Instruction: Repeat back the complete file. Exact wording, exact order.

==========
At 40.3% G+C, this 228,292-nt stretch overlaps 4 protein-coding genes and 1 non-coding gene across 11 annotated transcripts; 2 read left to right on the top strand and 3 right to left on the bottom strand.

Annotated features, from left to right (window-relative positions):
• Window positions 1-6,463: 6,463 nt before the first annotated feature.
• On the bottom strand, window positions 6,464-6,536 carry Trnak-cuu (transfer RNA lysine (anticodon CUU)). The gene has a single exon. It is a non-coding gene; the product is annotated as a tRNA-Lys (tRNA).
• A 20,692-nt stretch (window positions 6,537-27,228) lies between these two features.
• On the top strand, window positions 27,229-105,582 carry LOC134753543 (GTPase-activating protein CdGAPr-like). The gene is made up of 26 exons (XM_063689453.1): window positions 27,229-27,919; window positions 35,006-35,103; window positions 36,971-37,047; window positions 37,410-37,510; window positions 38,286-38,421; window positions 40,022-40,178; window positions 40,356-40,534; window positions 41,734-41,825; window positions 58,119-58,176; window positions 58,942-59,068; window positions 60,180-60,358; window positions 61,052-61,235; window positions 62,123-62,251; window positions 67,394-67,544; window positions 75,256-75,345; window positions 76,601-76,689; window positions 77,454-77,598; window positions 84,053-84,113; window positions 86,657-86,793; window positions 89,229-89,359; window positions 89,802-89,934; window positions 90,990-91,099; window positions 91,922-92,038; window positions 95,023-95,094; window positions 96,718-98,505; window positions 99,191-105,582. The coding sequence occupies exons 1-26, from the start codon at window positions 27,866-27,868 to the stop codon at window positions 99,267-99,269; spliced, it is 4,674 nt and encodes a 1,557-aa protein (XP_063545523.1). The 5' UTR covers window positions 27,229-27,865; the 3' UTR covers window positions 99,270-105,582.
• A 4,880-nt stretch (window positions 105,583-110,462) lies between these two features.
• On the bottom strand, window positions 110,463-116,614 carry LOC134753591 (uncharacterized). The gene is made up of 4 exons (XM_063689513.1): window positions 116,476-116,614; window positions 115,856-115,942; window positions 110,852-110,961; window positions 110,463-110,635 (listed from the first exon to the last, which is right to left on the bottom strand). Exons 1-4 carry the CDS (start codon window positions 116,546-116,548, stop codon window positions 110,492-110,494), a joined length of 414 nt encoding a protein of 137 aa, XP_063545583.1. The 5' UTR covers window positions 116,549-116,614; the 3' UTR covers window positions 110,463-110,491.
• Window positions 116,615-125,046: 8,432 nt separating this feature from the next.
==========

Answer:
At 40.3% G+C, this 228,292-nt stretch overlaps 4 protein-coding genes and 1 non-coding gene across 11 annotated transcripts; 2 read left to right on the top strand and 3 right to left on the bottom strand.

Annotated features, from left to right (window-relative positions):
• Window positions 1-6,463: 6,463 nt before the first annotated feature.
• On the bottom strand, window positions 6,464-6,536 carry Trnak-cuu (transfer RNA lysine (anticodon CUU)). The gene has a single exon. It is a non-coding gene; the product is annotated as a tRNA-Lys (tRNA).
• A 20,692-nt stretch (window positions 6,537-27,228) lies between these two features.
• On the top strand, window positions 27,229-105,582 carry LOC134753543 (GTPase-activating protein CdGAPr-like). The gene is made up of 26 exons (XM_063689453.1): window positions 27,229-27,919; window positions 35,006-35,103; window positions 36,971-37,047; window positions 37,410-37,510; window positions 38,286-38,421; window positions 40,022-40,178; window positions 40,356-40,534; window positions 41,734-41,825; window positions 58,119-58,176; window positions 58,942-59,068; window positions 60,180-60,358; window positions 61,052-61,235; window positions 62,123-62,251; window positions 67,394-67,544; window positions 75,256-75,345; window positions 76,601-76,689; window positions 77,454-77,598; window positions 84,053-84,113; window positions 86,657-86,793; window positions 89,229-89,359; window positions 89,802-89,934; window positions 90,990-91,099; window positions 91,922-92,038; window positions 95,023-95,094; window positions 96,718-98,505; window positions 99,191-105,582. The coding sequence occupies exons 1-26, from the start codon at window positions 27,866-27,868 to the stop codon at window positions 99,267-99,269; spliced, it is 4,674 nt and encodes a 1,557-aa protein (XP_063545523.1). The 5' UTR covers window positions 27,229-27,865; the 3' UTR covers window positions 99,270-105,582.
• A 4,880-nt stretch (window positions 105,583-110,462) lies between these two features.
• On the bottom strand, window positions 110,463-116,614 carry LOC134753591 (uncharacterized). The gene is made up of 4 exons (XM_063689513.1): window positions 116,476-116,614; window positions 115,856-115,942; window positions 110,852-110,961; window positions 110,463-110,635 (listed from the first exon to the last, which is right to left on the bottom strand). Exons 1-4 carry the CDS (start codon window positions 116,546-116,548, stop codon window positions 110,492-110,494), a joined length of 414 nt encoding a protein of 137 aa, XP_063545583.1. The 5' UTR covers window positions 116,549-116,614; the 3' UTR covers window positions 110,463-110,491.
• Window positions 116,615-125,046: 8,432 nt separating this feature from the next.